Copywriting mistakes are the worst when you can’t undo them. I might go in and adjust the copy on a landing page or fix a typo that I noticed in a CTA button. But I still cringe thinking of jokes that fell flat in email subject lines or stray punctuation that made its way into one-sheeters. And I hate to think of how those mistakes appeared to prospects.
Everyone makes mistakes like these, but nobody likes doing so. That’s why today I’m sharing six cringe-worthy B2B copywriting mistakes so that you can avoid them and boost your conversion rates.
Here are the six B2B copywriting mistakes:
- Using jargon
- Addressing everyone
- Focusing on features
- Stressing the negatives
- Offering too many actions
- Leaving your brand story behind
I’ll cover why these are mistakes and how you can avoid them in your copy. But first, let’s review what B2B copywriting is and why it’s so important to get it right.
What is B2B copywriting?
B2B copywriting is the process of crafting copy that encourages readers, representing other businesses, to take an action. The action could be to sign up for an email newsletter, click on a link to a blog post, register for a webinar, or purchase a product.
What makes B2B copywriting different is that your solutions are sold to companies, but it’s people who are making the decisions. And, of course, it’s people who will be reading your copywriting. That means you’ll need to address business-level concerns while speaking to, an engaging, individuals. That can be challenging, so making mistakes is understandable. But we put together this list so you can learn how to avoid mistakes without having to stumble—or sacrifice any leads—yourself.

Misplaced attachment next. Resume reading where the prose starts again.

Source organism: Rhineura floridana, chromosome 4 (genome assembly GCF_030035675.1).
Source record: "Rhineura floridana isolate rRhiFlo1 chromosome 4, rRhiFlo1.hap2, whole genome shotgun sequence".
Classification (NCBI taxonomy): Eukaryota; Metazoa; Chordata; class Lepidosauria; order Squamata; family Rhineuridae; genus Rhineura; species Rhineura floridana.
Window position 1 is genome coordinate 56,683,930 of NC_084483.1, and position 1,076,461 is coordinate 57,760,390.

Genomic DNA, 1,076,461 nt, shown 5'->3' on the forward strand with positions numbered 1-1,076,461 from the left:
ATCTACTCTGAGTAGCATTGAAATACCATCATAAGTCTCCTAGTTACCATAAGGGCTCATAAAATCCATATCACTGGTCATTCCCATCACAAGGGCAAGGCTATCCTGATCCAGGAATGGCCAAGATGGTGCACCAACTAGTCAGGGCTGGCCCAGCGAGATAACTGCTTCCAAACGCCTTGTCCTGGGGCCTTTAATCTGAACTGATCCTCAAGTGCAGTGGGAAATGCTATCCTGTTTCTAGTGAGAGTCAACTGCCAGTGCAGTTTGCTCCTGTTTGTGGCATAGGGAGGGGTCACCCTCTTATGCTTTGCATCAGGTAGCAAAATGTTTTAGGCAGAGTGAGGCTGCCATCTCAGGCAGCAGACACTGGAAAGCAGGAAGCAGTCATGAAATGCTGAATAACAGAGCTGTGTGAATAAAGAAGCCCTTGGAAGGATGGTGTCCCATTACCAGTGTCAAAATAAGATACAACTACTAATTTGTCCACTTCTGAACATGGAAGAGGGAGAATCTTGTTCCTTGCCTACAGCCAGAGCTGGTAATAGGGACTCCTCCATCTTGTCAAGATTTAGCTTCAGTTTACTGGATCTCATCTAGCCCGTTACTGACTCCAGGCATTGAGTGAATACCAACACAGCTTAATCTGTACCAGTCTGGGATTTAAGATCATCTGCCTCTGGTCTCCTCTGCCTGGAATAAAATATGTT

The mistakes you need to avoid in your B2B copywriting
Now that we’re clear on what B2B copywriting is—and why it’s important to get it right—let’s jump into the mistakes you need to avoid.
1. Using jargon
I’ll say it: Acronyms are annoying. KPI, CRM, CMS, SaaS, SEO, MQL, SQL—these are all important terms for marketers, but they’re industry jargon. And industry jargon is often not the most useful or the most specific.
If you’re using shorthand that your potential customers don’t know, it can lead to confusion. Or, even worse, it can make the reader feel alienated or disinterested. A recent study at the Ohio State University found that people were less interested in science and politics topics when the copy contained jargon. The reason? Unfamiliar jargon tells people that they don’t belong.
In your B2B copywriting, you want to be as specific as possible, and you want to make sure your audience not only understands but feels welcome.
2. Addressing everyone
Trying to market to everyone is like trying to please everyone—it just won’t work. If you’re trying to address everyone in your B2B copywriting, you might end up reaching some prospects, but you lose the opportunity to resonate with your target customer.
Instead, you need to get specific in your B2B copywriting for it to be effective. The best way to do this is to write for your target customer, ideally by creating a buyer persona.
A buyer persona, or customer persona, is a fictional, composite character based on your actual users. The best personas are based on real data and have specific characteristics. These characteristics include basics, like age, industry, and job title. They also include motivations, frustrations, challenges, and goals. For example, the Content Marketing Institute suggests including an approach to the job, like self-starter or dedicated leader.
When you’re working on your copywriting, use these motivations and challenges to drive your copy. That way you’re writing directly for your target customer.
3. Focusing on features